The dominant school reform discourse believes black students are broken. It is the one point of agreement between liberals and conservatives as they debate questions of how to address the “problem.”
My question: are poor children of color broken beings that need fixing, or are they precious souls trapped in a white hegemonic system of education that efficiently trains them for self-destruction?
How you answer will surely color how you consume the “school reform” conversation.
For me it’s simple. I am not confused. I believe our children are capable, brilliant, intelligent beings who are captives in a system that was not designed for them or with them in mind. Their potential far exceeds their conditions. The unsurpassable worth ascribed to them by God is cruelly diminished – daily, systemically, and possibly on purpose.
But when you eavesdrop on education commentators you come to a different conclusion. Black underperformance in public schools isn’t a problem with the “system” at all.
The system is great. We have some of the best schools in the world when you cut the data the right way. Schools do not fail, ever. The only failure is that of society to ensure all children have two college educated white parents that provide enrichment opportunities at home sufficient to deliver Stepford children to the doors of schools.
When there is failure the problem is the kids themselves.
Listen to a thousand hours of American education debate and the sum total of all descriptions of children of color create an archetypal child in poverty with a single mother who works two jobs (even in a job market that barely produces one job for a fraction of the black population). This kid is so traumatized by shattered families and Sarejevo-like neighborhood conditions that the brain has ceased functioning properly and the child is void of personal assets to build upon.
In 2009 Christopher Jackson, a teacher in the south, wrote a caustic piece in American Renaissance called “a white teacher speaks out.” It was a racist exposé meant to reveal what it is really like to teach black students. His crude and hostile portrayal of the attributes and personal deficiencies of black students which no teacher or school can address comes from a place of candor we rarely see.
The nicest thing he says is this…
For decades, the country has been lamenting the poor academic performance of blacks and there is much to lament. There is no question, however, that many blacks come to school with a serious handicap that is not their fault. At home they have learned a dialect that is almost a different language.
It’s all down hill after that. David Duke would be proud of the rest.
More recently Salon published a piece by John Savage, a teacher who illustrates a similar narrative drawn from his time teaching at J.E. Pierce Middle School. It’s similar, but couched in white liberal vocabulary and the insinuation of compassion. Racism does that some time.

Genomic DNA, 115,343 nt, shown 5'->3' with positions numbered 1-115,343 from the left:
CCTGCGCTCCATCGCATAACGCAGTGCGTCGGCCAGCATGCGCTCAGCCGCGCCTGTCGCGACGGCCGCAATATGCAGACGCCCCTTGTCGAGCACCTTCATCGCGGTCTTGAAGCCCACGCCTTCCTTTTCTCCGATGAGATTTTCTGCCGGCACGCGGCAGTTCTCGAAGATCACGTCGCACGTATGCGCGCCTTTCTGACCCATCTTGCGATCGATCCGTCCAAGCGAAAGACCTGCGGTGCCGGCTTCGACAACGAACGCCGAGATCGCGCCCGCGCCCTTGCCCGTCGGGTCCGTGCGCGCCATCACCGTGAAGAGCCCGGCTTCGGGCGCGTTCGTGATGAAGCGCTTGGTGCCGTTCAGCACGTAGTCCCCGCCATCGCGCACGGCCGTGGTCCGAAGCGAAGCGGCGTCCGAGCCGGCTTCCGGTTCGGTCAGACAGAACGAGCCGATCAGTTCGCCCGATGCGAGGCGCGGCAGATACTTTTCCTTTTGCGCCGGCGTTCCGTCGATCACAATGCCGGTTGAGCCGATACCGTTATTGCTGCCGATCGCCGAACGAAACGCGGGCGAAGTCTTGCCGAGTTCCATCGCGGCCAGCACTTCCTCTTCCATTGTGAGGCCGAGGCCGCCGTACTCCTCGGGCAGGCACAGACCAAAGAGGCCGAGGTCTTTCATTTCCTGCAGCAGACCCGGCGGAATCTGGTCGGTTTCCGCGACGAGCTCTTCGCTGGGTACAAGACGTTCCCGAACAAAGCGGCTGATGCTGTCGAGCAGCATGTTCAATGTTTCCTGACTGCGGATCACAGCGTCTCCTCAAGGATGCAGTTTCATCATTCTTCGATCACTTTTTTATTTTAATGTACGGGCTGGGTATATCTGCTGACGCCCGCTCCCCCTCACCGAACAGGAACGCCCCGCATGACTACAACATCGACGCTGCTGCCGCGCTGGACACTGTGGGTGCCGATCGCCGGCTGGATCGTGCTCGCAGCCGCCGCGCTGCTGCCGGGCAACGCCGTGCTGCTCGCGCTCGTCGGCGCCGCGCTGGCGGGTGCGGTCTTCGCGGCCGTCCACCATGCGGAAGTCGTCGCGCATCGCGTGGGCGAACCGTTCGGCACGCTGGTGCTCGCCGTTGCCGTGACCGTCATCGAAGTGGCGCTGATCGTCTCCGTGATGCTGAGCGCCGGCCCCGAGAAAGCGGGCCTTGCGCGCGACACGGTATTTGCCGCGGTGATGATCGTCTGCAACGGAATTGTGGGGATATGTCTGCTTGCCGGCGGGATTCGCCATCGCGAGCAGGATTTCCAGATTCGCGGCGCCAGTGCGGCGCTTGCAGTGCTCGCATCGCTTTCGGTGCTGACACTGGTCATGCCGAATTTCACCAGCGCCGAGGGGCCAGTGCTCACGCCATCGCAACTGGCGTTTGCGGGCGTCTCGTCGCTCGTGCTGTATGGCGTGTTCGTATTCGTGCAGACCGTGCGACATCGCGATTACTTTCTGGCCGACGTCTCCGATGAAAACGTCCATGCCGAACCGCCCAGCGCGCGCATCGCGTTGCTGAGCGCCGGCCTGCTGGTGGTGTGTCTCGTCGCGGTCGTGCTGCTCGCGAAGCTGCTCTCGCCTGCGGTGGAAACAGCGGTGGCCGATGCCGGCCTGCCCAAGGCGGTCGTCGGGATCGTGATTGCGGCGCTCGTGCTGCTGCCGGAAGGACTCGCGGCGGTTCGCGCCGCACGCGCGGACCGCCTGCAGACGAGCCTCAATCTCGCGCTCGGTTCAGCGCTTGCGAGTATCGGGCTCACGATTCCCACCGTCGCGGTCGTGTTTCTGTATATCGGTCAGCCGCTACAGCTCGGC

Speaking about the State of Texas’ condemnation of his school as the state’s worst even after 7 years of a turnaround attempt he says “I would rather not recall the aspects of my stint at Pearce that seem to affirm this assessment: the death threats, the police roaming the hallways, the schoolyard beatings.”
That said, he goes on to illustrate a typical encounter:
Suddenly Mr. Dean, a security monitor, sprinted through the parking lot and positioned himself between the boys. I recognized Darius, one of the boys from the basketball club. “The cops are coming,” I shouted at him. “Leave. Now!” Darius and his friends fled, but behind me, Mr. Dean was trying to wrestle the Latino boy to the ground. An assistant principal, Mr. Colegio, arrived on the scene, and the three of us together pinned the boy down. I held his legs. The boy cursed at us, thrashing. A well-meaning female teacher thought it wise to brush a wad of dirt and grass out of the boy’s face. “Don’t touch me, bitch!” Mr. Colegio radioed for help. “I’m going to bring my gun and kill all you niggas!” the boy yelled.
Mr. Jackson and Mr. Savage are two white teachers speaking from different political poles, coming to a common point of deficit thinking. They share a common world view about the irreparability and deficiency of children. They both discount the national focus on “reforming” systems of education, methods of instruction, and the design of schools as missing the point. To them, melanin and low income have so ravaged the innards of “our” children as to rendered them unteachable without fixing the kids first.
This message in one form or another pervades the white educational hegemony as a vindication of the systems they have created to educate their own without educating the “other.”
Hopefully people of color, as few as we are, who enter the education debate will vigorously de-pathologize our child so that policy discussions start with the novel reality that they are human.
A good start my be listening to Eric Mahmoud’s Ted Talk about the “belief” gap.